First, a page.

U.S. President Barack Obama will make the first visit during his presidency to a U.S. mosque, the White House announced Saturday, part of the administration's push to promote religious tolerance at a time when rhetoric linking Islam with terrorism is growing.
Cuba is one of the least Catholic nations in Latin America, where along with a sizable number of the religiously unaffiliated, both Pentecostalism and Afro-Cuban Santeria, an Afro-Caribbean religion, are thriving. The pope's announced visit to the island is probably more about politics than religion, one expert said.
With much of Latin America struggling with slowing growth, leaders including Brazilian President Dilma Rousseff are arriving in Panama with plans to engage the U.S. more substantively than in previous years.
While over 6 in 10 expect renewed U.S. relations to change the economic system, more than half expect the political system to remain the same. Cubans are far more upbeat about their nation's education and health-care systems, with at least two-thirds saying they are "very" or "somewhat" satisfied with each.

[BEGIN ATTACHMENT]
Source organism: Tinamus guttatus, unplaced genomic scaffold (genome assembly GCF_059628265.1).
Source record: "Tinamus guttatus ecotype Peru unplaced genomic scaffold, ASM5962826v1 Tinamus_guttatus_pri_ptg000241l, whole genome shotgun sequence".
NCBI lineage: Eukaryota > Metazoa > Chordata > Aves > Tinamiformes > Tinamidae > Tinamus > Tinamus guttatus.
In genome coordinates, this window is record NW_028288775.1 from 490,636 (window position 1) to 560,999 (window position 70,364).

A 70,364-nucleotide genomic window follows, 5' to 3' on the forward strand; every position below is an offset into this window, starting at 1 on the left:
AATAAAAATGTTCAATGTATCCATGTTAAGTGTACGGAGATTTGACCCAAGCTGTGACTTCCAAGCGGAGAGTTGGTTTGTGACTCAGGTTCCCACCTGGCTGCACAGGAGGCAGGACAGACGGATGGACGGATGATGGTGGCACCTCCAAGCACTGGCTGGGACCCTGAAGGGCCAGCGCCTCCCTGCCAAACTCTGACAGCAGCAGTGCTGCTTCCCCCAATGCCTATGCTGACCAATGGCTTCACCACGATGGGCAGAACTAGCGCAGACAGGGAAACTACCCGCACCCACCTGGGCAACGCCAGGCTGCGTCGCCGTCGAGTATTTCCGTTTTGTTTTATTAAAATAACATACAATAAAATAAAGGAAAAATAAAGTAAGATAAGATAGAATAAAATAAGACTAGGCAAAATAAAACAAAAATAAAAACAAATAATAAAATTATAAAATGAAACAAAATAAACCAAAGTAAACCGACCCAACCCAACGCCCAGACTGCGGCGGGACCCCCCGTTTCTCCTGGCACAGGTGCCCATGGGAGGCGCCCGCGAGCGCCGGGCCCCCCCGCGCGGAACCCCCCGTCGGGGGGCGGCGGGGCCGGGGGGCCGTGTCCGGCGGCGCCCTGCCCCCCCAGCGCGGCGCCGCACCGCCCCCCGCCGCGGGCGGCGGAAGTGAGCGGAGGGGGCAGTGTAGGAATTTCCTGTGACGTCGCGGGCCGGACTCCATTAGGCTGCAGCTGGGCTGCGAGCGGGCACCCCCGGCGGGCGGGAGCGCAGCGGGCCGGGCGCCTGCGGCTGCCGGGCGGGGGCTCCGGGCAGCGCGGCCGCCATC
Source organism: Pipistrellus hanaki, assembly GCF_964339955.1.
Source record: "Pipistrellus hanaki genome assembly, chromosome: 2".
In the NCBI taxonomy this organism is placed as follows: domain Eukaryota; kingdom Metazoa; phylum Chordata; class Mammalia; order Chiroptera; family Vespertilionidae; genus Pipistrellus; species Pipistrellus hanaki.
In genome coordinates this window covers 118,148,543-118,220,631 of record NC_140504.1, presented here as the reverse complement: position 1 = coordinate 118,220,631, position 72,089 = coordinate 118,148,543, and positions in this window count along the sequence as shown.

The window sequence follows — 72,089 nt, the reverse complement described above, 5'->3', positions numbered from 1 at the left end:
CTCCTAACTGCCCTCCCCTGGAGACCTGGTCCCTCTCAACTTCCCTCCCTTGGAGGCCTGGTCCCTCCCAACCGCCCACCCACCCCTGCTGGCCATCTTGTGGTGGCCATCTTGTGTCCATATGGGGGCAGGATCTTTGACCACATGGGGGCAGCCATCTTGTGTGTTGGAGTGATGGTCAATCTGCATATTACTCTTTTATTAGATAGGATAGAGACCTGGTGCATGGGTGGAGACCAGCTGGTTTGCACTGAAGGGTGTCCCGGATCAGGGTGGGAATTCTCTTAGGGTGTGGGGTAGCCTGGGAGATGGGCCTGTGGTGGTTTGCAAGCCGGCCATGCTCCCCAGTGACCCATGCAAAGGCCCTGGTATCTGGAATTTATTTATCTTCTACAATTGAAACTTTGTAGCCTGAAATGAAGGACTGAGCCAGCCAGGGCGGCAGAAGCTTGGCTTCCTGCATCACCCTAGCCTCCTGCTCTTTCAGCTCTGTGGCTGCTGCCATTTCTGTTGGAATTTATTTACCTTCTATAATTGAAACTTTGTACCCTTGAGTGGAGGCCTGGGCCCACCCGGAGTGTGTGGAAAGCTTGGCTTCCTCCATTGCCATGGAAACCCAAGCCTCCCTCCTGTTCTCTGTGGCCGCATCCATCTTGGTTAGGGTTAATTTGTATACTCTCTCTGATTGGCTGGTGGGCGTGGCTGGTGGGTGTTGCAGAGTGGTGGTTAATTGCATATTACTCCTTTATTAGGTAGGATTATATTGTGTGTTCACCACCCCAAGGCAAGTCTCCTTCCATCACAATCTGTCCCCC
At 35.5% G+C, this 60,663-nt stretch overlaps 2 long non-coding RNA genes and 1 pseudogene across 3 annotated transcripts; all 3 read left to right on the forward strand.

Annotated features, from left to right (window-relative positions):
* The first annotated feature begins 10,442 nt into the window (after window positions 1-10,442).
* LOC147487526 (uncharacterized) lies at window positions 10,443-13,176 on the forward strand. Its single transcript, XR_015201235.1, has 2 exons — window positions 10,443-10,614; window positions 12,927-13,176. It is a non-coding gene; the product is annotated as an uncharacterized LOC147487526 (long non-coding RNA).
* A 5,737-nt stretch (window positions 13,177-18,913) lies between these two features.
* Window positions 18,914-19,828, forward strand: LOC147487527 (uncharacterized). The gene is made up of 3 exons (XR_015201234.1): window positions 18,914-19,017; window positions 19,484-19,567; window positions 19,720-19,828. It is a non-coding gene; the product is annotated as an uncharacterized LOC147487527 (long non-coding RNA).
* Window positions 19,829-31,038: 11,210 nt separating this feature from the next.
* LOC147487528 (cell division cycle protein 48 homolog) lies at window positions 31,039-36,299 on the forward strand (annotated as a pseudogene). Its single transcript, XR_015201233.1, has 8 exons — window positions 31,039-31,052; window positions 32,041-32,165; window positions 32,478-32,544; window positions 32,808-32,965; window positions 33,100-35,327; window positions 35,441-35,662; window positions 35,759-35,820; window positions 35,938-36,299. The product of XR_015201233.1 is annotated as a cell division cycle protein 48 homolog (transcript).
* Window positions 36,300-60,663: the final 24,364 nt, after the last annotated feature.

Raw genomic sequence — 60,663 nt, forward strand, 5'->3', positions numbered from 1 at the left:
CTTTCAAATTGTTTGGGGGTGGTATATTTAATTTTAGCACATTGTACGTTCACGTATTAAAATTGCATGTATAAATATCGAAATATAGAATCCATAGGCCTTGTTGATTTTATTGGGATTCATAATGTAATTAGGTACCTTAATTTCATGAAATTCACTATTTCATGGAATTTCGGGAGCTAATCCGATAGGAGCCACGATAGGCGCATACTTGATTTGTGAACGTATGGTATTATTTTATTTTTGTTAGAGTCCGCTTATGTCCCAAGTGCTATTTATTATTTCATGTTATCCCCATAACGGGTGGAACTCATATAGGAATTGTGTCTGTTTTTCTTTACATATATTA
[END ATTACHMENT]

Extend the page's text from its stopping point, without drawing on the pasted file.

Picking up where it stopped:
Uruguay resettled six Guantánamo inmates as refugees in December in a bid to help U.S. President Barack Obama fulfill his long-delayed promise to close the offshore prison. But the country's new leader says no more.
Of wild-caught seafood that ends up in U.S. fish counters, as much as 32 percent of it is imported illegally, often by boats operating lights-out at night, hauling in tons of animals that will never be counted. The Obama administration's plan includes an ambitious system that aims to track every wild fish and crustacean from where it is caught to where it is shipped in the U.S.